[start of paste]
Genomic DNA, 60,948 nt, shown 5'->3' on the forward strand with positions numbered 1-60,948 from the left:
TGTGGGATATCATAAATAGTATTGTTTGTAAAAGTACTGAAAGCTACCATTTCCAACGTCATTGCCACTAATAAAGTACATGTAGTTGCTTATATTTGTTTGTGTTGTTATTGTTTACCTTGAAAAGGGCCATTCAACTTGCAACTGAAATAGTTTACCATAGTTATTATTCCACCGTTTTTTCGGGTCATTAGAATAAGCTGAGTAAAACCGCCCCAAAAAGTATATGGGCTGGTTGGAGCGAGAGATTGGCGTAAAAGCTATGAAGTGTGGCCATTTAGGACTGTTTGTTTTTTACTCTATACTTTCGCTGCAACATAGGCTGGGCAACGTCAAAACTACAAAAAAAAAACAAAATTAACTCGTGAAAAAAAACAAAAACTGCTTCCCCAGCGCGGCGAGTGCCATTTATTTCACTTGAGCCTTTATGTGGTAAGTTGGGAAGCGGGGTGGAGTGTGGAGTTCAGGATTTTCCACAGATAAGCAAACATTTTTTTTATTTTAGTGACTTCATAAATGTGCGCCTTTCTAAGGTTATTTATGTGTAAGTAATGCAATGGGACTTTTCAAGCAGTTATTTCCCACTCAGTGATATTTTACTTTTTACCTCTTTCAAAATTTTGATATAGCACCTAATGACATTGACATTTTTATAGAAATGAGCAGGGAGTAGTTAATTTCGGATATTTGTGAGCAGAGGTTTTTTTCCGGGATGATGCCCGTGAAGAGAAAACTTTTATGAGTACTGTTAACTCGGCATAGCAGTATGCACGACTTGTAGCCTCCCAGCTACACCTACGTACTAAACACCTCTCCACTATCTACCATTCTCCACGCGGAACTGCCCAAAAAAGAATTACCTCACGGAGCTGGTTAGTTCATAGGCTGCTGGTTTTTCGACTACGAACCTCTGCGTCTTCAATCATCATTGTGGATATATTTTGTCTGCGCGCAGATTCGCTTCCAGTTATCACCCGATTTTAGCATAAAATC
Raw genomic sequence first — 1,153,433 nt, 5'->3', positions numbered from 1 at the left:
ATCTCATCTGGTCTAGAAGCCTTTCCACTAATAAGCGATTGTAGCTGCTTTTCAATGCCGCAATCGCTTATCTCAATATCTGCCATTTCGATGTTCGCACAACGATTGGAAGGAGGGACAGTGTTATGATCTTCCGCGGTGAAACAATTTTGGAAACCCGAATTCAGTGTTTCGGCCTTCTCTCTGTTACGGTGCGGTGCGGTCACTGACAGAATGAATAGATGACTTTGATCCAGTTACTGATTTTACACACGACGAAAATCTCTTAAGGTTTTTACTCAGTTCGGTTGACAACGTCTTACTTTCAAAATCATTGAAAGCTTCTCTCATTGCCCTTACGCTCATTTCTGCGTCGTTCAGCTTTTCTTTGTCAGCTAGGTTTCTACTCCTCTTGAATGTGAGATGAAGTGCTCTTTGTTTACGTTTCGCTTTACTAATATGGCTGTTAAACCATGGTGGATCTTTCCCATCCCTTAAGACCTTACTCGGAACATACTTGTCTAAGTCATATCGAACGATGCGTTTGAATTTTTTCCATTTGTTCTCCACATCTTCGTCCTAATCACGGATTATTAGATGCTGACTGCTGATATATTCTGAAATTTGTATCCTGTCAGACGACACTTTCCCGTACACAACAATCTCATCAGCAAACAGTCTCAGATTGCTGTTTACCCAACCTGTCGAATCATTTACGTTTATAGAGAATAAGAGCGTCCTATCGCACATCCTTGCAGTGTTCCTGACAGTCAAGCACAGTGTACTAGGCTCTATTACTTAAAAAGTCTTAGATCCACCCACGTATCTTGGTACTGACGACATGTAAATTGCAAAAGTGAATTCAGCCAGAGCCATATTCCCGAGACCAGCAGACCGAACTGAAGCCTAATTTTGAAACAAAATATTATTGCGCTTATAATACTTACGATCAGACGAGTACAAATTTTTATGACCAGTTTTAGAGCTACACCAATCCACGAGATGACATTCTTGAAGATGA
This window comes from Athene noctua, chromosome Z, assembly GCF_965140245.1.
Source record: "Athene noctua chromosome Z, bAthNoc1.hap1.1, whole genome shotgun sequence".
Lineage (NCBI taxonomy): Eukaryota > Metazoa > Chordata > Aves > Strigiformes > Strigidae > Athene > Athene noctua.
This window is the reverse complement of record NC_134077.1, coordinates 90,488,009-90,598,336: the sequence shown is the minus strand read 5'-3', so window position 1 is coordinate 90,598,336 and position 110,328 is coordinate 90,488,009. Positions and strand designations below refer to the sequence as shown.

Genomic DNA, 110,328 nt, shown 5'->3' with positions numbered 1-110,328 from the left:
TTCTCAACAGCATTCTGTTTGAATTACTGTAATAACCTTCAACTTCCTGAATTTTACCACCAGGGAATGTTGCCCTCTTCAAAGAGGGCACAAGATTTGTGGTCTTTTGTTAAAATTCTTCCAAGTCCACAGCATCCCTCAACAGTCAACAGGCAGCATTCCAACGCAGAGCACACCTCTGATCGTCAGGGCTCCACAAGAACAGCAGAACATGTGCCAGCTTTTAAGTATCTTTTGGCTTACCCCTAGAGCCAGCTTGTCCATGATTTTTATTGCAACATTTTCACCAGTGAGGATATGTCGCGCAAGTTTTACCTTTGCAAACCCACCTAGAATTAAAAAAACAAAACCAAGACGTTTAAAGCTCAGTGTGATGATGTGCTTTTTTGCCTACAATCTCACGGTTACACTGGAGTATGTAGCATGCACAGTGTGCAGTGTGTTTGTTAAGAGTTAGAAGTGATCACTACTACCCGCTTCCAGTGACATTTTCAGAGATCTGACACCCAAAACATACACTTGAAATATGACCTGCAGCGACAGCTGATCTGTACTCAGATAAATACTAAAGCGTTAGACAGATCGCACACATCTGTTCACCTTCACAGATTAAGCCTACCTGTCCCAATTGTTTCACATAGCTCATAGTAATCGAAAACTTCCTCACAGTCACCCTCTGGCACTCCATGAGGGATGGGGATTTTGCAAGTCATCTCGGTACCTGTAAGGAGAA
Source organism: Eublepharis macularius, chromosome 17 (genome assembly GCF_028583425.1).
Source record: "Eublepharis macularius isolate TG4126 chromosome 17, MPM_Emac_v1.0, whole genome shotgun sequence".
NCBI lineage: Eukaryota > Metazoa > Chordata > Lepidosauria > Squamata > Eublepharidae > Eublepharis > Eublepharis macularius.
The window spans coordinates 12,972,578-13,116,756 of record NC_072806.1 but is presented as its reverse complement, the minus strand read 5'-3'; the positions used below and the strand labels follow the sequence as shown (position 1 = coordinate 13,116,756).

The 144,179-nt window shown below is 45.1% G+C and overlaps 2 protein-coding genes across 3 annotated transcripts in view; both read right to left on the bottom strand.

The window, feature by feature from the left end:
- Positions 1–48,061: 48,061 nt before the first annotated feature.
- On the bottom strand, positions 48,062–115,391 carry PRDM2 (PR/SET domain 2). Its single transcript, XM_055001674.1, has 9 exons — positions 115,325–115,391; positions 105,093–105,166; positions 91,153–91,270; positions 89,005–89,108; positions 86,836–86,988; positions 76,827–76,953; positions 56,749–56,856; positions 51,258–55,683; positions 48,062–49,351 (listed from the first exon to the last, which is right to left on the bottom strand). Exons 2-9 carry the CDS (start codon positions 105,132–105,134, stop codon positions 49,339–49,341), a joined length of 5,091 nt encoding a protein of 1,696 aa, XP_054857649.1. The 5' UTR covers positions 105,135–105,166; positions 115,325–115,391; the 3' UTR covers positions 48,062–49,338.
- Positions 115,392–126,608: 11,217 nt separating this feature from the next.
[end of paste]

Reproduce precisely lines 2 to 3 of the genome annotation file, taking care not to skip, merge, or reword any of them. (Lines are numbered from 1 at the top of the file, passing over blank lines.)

TGTGGGATATCATAAATAGTATTGTTTGTAAAAGTACTGAAAGCTACCATTTCCAACGTCATTGCCACTAATAAAGTACATGTAGTTGCTTATATTTGTTTGTGTTGTTATTGTTTACCTTGAAAAGGGCCATTCAACTTGCAACTGAAATAGTTTACCATAGTTATTATTCCACCGTTTTTTCGGGTCATTAGAATAAGCTGAGTAAAACCGCCCCAAAAAGTATATGGGCTGGTTGGAGCGAGAGATTGGCGTAAAAGCTATGAAGTGTGGCCATTTAGGACTGTTTGTTTTTTACTCTATACTTTCGCTGCAACATAGGCTGGGCAACGTCAAAACTACAAAAAAAAAACAAAATTAACTCGTGAAAAAAAACAAAAACTGCTTCCCCAGCGCGGCGAGTGCCATTTATTTCACTTGAGCCTTTATGTGGTAAGTTGGGAAGCGGGGTGGAGTGTGGAGTTCAGGATTTTCCACAGATAAGCAAACATTTTTTTTATTTTAGTGACTTCATAAATGTGCGCCTTTCTAAGGTTATTTATGTGTAAGTAATGCAATGGGACTTTTCAAGCAGTTATTTCCCACTCAGTGATATTTTACTTTTTACCTCTTTCAAAATTTTGATATAGCACCTAATGACATTGACATTTTTATAGAAATGAGCAGGGAGTAGTTAATTTCGGATATTTGTGAGCAGAGGTTTTTTTCCGGGATGATGCCCGTGAAGAGAAAACTTTTATGAGTACTGTTAACTCGGCATAGCAGTATGCACGACTTGTAGCCTCCCAGCTACACCTACGTACTAAACACCTCTCCACTATCTACCATTCTCCACGCGGAACTGCCCAAAAAAGAATTACCTCACGGAGCTGGTTAGTTCATAGGCTGCTGGTTTTTCGACTACGAACCTCTGCGTCTTCAATCATCATTGTGGATATATTTTGTCTGCGCGCAGATTCGCTTCCAGTTATCACCCGATTTTAGCATAAAATC
Raw genomic sequence first — 1,153,433 nt, 5'->3', positions numbered from 1 at the left: